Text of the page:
LAHORE: Roads, streets and even alleyways here faced major urban flooding on Monday as heavy downpour lashed the city on Monday morning.
The deputy commissioner’s (DC) spokesperson, Imran Maqbool, told Dawn there was no issue regarding water drainage, and Water and Sanitation Agency (Wasa) Vice Chairman (VC) Sheikh Imtiaz claimed the rainwater had been drained within hours.
Mr Maqbool said the DC had directed all the assistant commissioners to be present in the field and ready for any eventuality. He said they had been sent to check all the dewatering points from where excess water was diverted to drains. “The drainage was fine overall,” he claimed.
Throughout Monday, however, people took to Twitter to post pictures and videos of rainwater accumulating in areas including Gulberg, Shalimar, etc.
As per Met Department data recorded at 11am, the highest rain was recorded in Tajpura (107 millimetre), followed by Johar Town (105mm), Pani Wala Talab (101mm) and the airport (82.8mm). Other areas with high rainfall were Gulshan-i-Ravi, Nishtar Town, Lakshmi Chowk and Upper Mall.
On some of these roads water had accumulated up to the knees. On top of this, social media users accused the electronic media of not giving enough coverage to the “flood” in Lahore.
But pictures shared by Wasa VC Imtiaz showed water being drained. Firdous Market (which is dug up to build an underpass) showed ankle-deep water, which was apparently drained within two hours. He also tweeted a video of a water tanker in Lawrence Gardens, which was being filled from an underground storm water storage tank on Lawrence Road.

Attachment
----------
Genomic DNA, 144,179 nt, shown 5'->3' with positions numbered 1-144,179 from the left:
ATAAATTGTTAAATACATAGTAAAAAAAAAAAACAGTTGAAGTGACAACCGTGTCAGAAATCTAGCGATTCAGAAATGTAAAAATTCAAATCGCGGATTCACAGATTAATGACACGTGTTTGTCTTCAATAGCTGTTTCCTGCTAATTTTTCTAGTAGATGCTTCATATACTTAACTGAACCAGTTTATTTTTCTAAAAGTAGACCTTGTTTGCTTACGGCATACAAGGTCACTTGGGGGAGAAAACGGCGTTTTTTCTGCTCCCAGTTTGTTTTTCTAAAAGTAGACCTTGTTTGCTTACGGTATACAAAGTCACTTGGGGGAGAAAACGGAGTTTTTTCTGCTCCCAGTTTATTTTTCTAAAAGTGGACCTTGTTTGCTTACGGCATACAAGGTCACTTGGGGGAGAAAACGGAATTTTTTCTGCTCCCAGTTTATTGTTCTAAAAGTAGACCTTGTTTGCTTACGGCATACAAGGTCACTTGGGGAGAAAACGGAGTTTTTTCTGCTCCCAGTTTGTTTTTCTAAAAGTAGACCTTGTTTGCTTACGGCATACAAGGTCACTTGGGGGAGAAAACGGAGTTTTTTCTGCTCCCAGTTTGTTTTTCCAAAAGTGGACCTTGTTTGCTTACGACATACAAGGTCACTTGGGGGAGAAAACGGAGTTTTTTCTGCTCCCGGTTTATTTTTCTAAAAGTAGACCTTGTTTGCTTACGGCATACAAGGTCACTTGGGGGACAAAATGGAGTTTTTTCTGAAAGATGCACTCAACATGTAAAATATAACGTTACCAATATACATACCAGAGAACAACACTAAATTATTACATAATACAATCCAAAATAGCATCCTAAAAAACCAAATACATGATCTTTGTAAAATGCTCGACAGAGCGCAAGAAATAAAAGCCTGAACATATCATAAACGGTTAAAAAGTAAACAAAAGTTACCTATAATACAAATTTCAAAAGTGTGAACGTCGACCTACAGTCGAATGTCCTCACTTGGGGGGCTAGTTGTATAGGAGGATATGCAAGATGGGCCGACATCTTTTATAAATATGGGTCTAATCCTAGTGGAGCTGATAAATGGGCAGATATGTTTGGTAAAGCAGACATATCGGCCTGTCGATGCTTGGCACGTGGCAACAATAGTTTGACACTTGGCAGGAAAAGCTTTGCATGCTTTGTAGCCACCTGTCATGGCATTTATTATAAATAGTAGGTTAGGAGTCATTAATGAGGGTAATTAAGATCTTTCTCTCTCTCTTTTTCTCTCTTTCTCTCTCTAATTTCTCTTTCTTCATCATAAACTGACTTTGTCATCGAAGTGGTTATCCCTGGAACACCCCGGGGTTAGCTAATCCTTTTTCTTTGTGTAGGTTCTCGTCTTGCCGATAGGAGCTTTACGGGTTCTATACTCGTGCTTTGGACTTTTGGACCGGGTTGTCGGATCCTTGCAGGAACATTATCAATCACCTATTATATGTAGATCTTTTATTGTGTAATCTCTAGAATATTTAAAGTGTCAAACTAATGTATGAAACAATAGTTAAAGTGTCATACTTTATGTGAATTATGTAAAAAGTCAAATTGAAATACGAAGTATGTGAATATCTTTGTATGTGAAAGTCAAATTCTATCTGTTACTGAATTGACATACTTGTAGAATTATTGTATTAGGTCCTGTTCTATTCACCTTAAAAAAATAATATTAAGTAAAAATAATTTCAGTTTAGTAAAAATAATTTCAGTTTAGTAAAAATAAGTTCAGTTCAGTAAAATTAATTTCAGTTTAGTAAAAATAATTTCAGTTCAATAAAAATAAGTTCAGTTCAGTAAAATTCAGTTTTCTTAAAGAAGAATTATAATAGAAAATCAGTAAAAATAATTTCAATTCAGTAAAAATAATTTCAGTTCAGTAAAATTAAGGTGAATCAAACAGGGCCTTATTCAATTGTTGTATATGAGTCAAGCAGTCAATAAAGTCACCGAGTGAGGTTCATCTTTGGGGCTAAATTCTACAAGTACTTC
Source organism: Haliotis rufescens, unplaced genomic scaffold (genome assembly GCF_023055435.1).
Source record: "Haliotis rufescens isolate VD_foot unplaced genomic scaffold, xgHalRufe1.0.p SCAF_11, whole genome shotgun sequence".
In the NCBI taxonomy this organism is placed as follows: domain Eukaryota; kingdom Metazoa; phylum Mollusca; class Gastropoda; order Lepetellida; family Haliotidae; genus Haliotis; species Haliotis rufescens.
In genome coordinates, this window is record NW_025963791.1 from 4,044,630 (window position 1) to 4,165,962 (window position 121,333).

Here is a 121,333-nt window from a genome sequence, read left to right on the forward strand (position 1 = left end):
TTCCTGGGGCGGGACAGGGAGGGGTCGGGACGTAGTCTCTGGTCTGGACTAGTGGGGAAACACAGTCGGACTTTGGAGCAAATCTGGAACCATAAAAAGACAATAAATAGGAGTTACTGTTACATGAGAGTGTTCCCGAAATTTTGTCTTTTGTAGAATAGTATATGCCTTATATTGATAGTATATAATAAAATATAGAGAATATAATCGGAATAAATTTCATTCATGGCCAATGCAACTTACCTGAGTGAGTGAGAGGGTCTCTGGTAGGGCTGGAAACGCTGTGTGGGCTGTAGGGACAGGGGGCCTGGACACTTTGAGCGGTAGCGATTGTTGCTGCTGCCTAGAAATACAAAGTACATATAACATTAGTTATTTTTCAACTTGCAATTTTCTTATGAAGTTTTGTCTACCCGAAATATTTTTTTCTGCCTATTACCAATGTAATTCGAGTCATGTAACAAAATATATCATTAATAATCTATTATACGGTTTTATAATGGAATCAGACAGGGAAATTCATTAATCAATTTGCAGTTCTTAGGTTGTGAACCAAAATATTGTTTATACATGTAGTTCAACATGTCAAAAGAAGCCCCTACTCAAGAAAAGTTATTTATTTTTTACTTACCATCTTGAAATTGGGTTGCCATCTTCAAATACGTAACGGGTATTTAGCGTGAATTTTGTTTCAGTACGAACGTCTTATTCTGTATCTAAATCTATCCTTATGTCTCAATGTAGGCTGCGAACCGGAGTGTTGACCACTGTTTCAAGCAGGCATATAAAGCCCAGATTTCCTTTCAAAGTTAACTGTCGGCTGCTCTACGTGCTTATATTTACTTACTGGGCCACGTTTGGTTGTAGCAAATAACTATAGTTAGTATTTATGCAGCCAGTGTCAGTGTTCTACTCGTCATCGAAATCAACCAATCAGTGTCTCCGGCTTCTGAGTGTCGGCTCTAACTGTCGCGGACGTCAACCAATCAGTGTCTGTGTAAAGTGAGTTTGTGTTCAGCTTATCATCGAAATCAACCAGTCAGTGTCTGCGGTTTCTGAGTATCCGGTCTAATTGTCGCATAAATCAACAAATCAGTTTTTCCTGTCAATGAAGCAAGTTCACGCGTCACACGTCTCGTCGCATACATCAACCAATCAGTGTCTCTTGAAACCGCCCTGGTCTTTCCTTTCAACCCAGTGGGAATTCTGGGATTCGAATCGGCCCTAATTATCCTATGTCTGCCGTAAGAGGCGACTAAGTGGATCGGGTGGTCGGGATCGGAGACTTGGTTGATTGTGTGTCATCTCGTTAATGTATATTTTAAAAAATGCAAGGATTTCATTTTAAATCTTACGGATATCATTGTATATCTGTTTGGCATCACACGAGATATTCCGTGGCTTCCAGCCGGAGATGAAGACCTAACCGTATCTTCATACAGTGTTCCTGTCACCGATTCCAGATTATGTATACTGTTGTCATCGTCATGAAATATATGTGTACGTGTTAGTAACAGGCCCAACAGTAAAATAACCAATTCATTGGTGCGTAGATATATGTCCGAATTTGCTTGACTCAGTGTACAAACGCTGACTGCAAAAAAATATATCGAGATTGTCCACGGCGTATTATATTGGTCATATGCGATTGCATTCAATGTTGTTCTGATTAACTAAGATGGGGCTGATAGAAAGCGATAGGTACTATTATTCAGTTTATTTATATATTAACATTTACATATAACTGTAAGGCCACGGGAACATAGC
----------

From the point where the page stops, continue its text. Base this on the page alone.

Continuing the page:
“This water will be used for horticulture in Bagh-i-Jinnah,” he commented in the tweet. “Now millions of gallons of aquifer water will be saved by using storm water stored in the tank.”
He also claimed that rainwater had been drained from all low-lying areas of Lahore.
A source said that water ponding takes time to clear. “There are about 25 to 30 sore points around the city and every time it rains, rainwater always collects at those points without fail, for example Lakhsmi Chowk,” he said. “After that water lifts have to be brought in to suck the water out, which is then diverted to Ravi river through the drains.”
Met Department Director Ajmal Shad had something similar to say. “The water lines were bad and could not take more load. The sewerage lines are old, and basically everything needs to be reorganised,” he stressed.
He said they had already issued a pre-monsoon warning to all departments about a chance of heavy urban flooding this year. These months were crucial in terms of managing rainwater, he added.
“Even today, we are expecting more rain at night or tomorrow, in fact, there is lightning in some areas of Lahore,” he said. “This was one spell, and its tail is still expected. Next week is also sensitive in terms of heavy rain, in fact this situation will carry on for a month as July and August are both monsoon months. Humidity, heat and the heat index also increase during these months.”
Shad also said that normally the Walled City presented the worst picture of rainwater accumulated on roads, as it did not have a main drainage system. “The balance there is always disturbed because several people live in crowded spaces and usage of water is more; the underground system is old and should be revived as it cannot take so much pressure and volume of water.”
Published in Dawn, August 11th, 2020